‘Integrated reporting requires a considerable shift in attitude’
I have always enjoyed CIMA’s annual president’s dinner, but I am especially delighted that the guest speaker at this event during my year in office is a fellow resident of South Africa and a major catalyst for change in international business.
It is no exaggeration to say that Professor Mervyn King is a game-changer. He is one of the principal architects of integrated reporting and his work has led South Africa to become the first country to make this form of reporting mandatory for plcs.
King has the gift of being able to see the bigger picture while focusing on the nitty-gritty of an issue at the same time.
Sustainability has been his main area of work for many years. He was chairman of the Global Reporting Initiative (GRI) before moving on to chair the International Integrated Reporting Council (IIRC) in 2011
In recognition of his efforts, CIMA awarded this former supreme-court judge an honorary fellowship in November 2012. He is only the sixth person to receive this accolade.
Like CIMA’s chief executive, Charles Tilley, I am extremely energised by the potential that integrated reporting offers the business world. By providing a more holistic overview of the vision, strategy and direction of public- and private-sector organisations, we can improve both public and shareholder confidence considerably.
The integrated reporting movement gained momentum earlier this year when the IIRC signed separate agreements with IFAC, the International Accounting Standards Board and the GRI to deepen their co-operation in transforming reporting.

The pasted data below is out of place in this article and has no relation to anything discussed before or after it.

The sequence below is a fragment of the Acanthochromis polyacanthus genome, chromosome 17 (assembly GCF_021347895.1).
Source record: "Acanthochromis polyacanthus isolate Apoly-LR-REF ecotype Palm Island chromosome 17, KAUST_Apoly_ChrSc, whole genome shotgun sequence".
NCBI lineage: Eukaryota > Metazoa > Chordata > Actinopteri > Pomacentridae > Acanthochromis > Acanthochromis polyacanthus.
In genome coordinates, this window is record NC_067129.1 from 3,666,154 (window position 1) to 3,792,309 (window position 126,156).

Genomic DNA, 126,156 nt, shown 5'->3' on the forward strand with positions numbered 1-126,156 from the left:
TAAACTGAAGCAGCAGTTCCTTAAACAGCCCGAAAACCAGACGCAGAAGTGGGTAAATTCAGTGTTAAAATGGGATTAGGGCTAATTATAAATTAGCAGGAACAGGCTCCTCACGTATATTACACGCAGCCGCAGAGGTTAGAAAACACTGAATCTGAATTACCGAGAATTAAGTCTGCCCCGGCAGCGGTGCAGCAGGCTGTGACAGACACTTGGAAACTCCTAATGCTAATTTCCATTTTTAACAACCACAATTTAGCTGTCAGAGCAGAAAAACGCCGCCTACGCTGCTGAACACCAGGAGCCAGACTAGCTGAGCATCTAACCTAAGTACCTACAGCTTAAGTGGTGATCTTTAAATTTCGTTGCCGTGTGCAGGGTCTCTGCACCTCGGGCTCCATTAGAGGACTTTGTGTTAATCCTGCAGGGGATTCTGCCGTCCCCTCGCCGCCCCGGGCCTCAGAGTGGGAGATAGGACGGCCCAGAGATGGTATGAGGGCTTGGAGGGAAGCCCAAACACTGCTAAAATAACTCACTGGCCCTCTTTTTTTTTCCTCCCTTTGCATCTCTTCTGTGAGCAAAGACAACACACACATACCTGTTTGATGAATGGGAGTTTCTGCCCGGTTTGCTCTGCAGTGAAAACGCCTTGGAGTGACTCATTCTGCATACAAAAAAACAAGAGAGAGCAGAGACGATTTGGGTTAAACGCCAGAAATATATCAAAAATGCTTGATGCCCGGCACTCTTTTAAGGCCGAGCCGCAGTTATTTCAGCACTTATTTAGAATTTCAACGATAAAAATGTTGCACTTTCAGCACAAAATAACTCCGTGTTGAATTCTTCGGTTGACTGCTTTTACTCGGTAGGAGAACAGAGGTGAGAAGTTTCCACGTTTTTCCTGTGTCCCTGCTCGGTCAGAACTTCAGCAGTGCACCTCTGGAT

The IIRC received more than 350 responses to its consultation document and it plans to produce the first version of its integrated reporting framework in December.
Integrated reporting requires a considerable shift in attitude. But, judging from developments in South Africa, good progress is being made.
For the first time last year, Ernst & Young studied the integrated reports of South Africa’s top 100 companies together with those of the nation’s top 10 state-owned entities.
Given the lack of published examples, EY was “pleasantly surprised” by their overall standard. But there is still work to be done. The research also found that too often organisations were failing to identify and describe their performance in a way that was truly integrated.
EY concluded that companies need to focus more on linking the financial performance aspects of the report to the statutory financial statements. In the same vein, companies are being urged to demonstrate more cohesion between the current key performance indicators they disclose and their future strategies, targets and goals.
It is here that I can see an ideal role for chartered global management accountants. CGMAs are uniquely skilled to start the process of integrated thinking, joining the dots and, crucially, getting maximum value out of the integrated reporting process for their organisations.
Forward-thinking organisations are seizing the opportunity to enhance their sustainability strategies.
More than 85 leading enterprises from around the world, including Microsoft, Tata Steel, Coca-Cola and Unilever, have joined the IIRC’s pilot programme business network. More than 30 investors have also signed up to a parallel pilot.
In Australia the integrated reporting movement faced a setback recently when some directors expressed concern about the requirement to comment on their business models and future plans.
This was based on the fear that a company may be sued by shareholders if its statements prove to be inaccurate. But John Stanhope, co-chairman of the Australian Business Reporting Leaders Forum, has stated publicly that, while Australia needs to clarify legal defences for directors, he feels that integrated reporting is inevitable.
Like him and many others, I support Mervyn King’s view that integrated reporting is a concept whose time has come.
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Illustration: Jörn Kaspuhl/Dutch Uncle
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